The Victorian era is known for a lot of things — prudishness, weird death photography, tight corsets, and a mournful monarch (Queen Victoria took the average mourning customs a bit far). 19th century England was also known for something a bit more unsavory: serial killers, and a public, morbid fascination with them. But how did detectives solve murders in a time before modern forensics? Victorian murder investigations may not have been modern, but they weren't terrible, under the circumstances. Trials were a different story. Murder trials involved a lot of conjecture, class biases, and often ended in death for the convicted.
Jack the Ripper is perhaps the most famous of England's Victorian-era murderers. He murdered five prostitutes in a matter of weeks in 1888, and his identity was never discovered. He became a morbidly fascinating public figure, in part due to the mystery of his identity, since he was not the first serial killer. But he was not the only killer that sparked public interest. Coinciding with the time Victoria began her reign fifty years before, police began to really crack down on crime, and murders became more in the public spectrum. This allowed people like Sir William Percy Honeywood Courtenay, a man who shot a policeman after coming to believe he was Jesus, to become mild celebrities.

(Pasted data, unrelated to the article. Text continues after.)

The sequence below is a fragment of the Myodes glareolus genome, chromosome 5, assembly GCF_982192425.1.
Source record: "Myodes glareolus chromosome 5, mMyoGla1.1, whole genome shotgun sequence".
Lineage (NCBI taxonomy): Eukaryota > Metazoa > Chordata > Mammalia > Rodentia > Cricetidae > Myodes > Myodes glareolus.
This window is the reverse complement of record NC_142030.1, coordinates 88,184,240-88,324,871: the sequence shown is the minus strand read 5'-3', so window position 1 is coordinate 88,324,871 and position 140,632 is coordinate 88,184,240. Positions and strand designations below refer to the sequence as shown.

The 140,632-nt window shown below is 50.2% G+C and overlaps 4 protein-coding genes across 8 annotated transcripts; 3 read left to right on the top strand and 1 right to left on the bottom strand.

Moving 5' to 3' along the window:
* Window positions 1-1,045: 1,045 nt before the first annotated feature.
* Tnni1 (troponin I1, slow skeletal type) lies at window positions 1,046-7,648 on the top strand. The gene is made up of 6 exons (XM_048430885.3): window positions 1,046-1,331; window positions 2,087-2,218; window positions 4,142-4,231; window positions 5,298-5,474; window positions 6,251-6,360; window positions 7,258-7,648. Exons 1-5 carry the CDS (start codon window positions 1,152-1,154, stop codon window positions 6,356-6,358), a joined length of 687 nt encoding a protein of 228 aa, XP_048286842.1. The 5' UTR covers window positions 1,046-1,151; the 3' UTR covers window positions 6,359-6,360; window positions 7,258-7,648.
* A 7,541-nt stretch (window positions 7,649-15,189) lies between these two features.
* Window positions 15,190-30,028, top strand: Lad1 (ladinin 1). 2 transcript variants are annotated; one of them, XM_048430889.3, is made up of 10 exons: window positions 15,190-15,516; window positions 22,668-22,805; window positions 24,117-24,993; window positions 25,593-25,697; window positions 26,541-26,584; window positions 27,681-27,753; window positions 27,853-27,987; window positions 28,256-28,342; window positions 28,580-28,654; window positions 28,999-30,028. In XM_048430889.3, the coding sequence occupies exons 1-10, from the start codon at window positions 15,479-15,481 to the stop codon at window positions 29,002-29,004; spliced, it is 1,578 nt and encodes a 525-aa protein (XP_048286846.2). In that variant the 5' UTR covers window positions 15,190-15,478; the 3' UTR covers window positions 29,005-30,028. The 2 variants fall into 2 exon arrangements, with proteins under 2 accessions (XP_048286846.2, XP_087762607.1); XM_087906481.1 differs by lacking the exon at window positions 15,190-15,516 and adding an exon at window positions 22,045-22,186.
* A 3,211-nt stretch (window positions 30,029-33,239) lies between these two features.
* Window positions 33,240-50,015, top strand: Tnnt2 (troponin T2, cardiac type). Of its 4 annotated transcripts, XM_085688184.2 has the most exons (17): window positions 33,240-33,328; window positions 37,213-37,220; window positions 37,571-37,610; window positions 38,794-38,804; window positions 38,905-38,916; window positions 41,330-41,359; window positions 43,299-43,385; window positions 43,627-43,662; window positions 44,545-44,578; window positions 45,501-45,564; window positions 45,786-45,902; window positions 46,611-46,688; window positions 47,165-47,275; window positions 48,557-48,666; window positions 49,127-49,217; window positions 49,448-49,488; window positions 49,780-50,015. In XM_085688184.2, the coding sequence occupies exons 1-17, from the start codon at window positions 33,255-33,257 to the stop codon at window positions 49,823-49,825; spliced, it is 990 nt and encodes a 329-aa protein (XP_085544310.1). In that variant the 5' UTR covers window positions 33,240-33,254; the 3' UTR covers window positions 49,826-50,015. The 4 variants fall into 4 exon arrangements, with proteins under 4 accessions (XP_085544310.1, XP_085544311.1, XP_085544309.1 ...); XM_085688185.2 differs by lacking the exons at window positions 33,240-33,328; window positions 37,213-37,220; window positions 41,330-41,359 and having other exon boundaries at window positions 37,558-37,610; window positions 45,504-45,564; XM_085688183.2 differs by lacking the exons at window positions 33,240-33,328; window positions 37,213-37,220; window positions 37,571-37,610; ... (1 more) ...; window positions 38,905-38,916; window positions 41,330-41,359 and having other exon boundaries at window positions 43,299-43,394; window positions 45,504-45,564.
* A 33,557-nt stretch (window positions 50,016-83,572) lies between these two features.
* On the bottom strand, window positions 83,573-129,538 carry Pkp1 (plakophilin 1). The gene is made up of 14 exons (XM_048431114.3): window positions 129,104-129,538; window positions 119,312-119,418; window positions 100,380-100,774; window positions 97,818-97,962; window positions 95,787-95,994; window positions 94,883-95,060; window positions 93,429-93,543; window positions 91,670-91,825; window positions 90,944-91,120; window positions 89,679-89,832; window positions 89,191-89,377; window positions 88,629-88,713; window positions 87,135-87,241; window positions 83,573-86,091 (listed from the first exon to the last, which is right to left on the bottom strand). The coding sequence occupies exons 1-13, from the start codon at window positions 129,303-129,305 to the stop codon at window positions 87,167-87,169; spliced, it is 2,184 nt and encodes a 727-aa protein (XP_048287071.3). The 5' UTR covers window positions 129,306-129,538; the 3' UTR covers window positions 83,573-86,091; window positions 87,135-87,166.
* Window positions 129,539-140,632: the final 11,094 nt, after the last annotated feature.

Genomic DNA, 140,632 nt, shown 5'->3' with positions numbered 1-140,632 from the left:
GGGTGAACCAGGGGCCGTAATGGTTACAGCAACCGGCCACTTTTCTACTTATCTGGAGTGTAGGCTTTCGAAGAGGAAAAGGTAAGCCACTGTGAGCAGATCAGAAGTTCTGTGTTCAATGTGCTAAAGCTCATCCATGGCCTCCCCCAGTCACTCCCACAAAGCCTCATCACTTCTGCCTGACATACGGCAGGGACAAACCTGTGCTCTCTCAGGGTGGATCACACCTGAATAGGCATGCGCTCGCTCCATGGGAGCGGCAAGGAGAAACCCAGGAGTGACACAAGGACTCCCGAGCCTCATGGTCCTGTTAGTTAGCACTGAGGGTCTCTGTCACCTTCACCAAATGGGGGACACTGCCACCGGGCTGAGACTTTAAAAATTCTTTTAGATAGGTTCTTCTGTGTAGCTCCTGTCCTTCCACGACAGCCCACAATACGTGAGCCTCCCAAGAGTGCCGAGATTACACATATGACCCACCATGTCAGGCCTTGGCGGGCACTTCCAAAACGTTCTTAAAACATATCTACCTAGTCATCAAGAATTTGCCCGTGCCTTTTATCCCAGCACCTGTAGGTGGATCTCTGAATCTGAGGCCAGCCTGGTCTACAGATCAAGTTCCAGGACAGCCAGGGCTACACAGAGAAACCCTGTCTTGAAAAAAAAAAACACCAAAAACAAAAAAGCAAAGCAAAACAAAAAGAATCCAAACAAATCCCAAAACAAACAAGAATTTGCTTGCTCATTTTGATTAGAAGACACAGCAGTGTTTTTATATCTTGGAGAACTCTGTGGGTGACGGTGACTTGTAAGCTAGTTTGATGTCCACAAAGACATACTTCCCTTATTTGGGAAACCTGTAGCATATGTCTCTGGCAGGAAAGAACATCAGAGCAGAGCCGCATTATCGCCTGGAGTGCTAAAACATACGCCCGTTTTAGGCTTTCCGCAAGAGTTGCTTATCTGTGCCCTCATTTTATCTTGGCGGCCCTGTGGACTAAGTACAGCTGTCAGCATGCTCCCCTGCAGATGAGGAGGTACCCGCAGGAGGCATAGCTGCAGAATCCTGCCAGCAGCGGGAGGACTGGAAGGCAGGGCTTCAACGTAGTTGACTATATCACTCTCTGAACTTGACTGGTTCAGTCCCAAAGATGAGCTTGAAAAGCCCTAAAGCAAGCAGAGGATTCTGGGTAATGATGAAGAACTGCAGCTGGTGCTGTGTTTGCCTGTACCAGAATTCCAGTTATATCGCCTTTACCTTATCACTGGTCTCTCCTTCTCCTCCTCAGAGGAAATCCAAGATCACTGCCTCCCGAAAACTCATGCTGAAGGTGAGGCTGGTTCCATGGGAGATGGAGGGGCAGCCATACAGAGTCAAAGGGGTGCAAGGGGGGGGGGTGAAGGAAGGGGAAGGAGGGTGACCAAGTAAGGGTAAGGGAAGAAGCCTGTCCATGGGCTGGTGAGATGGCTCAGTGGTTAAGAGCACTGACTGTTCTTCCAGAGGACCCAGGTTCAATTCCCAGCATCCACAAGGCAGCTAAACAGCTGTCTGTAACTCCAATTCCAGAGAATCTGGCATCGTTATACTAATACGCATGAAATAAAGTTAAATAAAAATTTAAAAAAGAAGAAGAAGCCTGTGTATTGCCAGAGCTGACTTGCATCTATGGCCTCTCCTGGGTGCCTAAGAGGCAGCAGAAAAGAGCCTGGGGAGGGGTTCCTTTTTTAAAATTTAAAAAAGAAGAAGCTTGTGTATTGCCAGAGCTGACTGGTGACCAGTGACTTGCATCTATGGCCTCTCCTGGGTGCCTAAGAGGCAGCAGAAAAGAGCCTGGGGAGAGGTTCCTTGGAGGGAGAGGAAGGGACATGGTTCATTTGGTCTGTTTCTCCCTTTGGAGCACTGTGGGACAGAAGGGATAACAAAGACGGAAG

Victorians were somewhat skeptical of applying science to finding criminals. Yannick Bisson, an actor starring in a television show called The Murdoch Mysteries about Victorian-era crime solving, said of his character: "My character Murdoch takes a lot of flak for his thought process and applying science to investigative work, which was usually done bare knuckled and with intimidation."
In the 19th century, science and forensics was not an integral part of criminal investigation. It wasn't until 1895 that Austrian Magistrate Hans Gustav Adolf Gross published a book on scientific methods to solving crime, and was one of the first people to truly appreciate its merits.
To this day Scotland Yard is still the headquarters for the London Police Department, and in the 19th century it was the city's premiere detective force. Founded in 1829, it wasn't incredibly popular with civilians, who saw the plain-clothed policemen as "spies." However, its Criminal Investigation Department, created in 1878, won over the public.
It was this department that was tasked with solving murders and high profile criminal cases. Since many murder cases ended with the death penalty, only the highest trained and most well-seasoned detectives were right for the job.
Unfortunately, 19th century courtrooms were insanely biased, in line with the class issues England faced during the Victorian era. Many lower-class people were seen as inherently criminal, and the term "criminal class" was even used to describe those people. It was clear that the courts treated richer and poorer suspects with completely different attitudes.
In 1815, Eliza Fenning was accused and convicted of attempted murder by poison, and hanged for her alleged crimes. However, there was no evidence against her, and no victims — but she was a servant accused by a middle class family, which was all the proof necessary. However, in the 1850s, a woman named Madeleine Smith was also accused of poisoning someone (her husband) with arsenic. Yet Smith was wealthy, educated, and the darling of the press. The jury never came to a conclusive verdict, leaving it "not proven."